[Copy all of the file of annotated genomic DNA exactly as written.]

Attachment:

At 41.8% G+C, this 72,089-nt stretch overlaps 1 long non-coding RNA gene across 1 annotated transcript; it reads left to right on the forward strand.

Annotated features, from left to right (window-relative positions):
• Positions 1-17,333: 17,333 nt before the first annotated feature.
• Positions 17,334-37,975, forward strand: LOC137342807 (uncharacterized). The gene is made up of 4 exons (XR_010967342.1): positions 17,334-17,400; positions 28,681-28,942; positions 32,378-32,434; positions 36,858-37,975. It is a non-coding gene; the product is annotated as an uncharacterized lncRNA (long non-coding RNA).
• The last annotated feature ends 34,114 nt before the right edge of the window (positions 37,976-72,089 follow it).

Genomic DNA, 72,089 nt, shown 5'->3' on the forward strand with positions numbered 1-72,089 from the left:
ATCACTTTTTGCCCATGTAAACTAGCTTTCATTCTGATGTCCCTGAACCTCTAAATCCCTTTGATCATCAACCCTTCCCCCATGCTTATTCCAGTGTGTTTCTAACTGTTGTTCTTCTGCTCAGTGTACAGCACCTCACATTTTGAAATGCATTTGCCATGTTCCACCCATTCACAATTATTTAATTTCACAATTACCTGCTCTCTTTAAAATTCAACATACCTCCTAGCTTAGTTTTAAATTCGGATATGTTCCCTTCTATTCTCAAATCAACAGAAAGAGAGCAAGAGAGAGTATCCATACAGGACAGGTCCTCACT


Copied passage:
At 41.8% G+C, this 72,089-nt stretch overlaps 1 long non-coding RNA gene across 1 annotated transcript; it reads left to right on the forward strand.

Annotated features, from left to right (window-relative positions):
• Positions 1-17,333: 17,333 nt before the first annotated feature.
• Positions 17,334-37,975, forward strand: LOC137342807 (uncharacterized). The gene is made up of 4 exons (XR_010967342.1): positions 17,334-17,400; positions 28,681-28,942; positions 32,378-32,434; positions 36,858-37,975. It is a non-coding gene; the product is annotated as an uncharacterized lncRNA (long non-coding RNA).
• The last annotated feature ends 34,114 nt before the right edge of the window (positions 37,976-72,089 follow it).

Genomic DNA, 72,089 nt, shown 5'->3' on the forward strand with positions numbered 1-72,089 from the left:
ATCACTTTTTGCCCATGTAAACTAGCTTTCATTCTGATGTCCCTGAACCTCTAAATCCCTTTGATCATCAACCCTTCCCCCATGCTTATTCCAGTGTGTTTCTAACTGTTGTTCTTCTGCTCAGTGTACAGCACCTCACATTTTGAAATGCATTTGCCATGTTCCACCCATTCACAATTATTTAATTTCACAATTACCTGCTCTCTTTAAAATTCAACATACCTCCTAGCTTAGTTTTAAATTCGGATATGTTCCCTTCTATTCTCAAATCAACAGAAAGAGAGCAAGAGAGAGTATCCATACAGGACAGGTCCTCACT